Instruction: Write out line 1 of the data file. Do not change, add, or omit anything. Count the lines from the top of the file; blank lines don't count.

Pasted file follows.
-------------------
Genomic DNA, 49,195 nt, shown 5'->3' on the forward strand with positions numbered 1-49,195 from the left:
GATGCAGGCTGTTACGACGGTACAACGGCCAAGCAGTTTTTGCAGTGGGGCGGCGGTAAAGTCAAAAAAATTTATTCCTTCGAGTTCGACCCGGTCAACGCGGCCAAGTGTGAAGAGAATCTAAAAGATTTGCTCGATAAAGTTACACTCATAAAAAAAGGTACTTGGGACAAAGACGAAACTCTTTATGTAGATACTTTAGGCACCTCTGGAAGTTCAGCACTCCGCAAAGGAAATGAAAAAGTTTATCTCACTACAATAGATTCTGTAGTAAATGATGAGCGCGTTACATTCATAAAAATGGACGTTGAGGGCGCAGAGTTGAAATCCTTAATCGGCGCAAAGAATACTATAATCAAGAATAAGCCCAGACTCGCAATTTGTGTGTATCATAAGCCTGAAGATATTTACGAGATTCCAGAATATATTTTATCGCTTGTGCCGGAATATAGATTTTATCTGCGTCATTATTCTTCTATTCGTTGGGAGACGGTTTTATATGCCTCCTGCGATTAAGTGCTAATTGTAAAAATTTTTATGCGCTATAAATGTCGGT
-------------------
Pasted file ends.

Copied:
Genomic DNA, 49,195 nt, shown 5'->3' on the forward strand with positions numbered 1-49,195 from the left: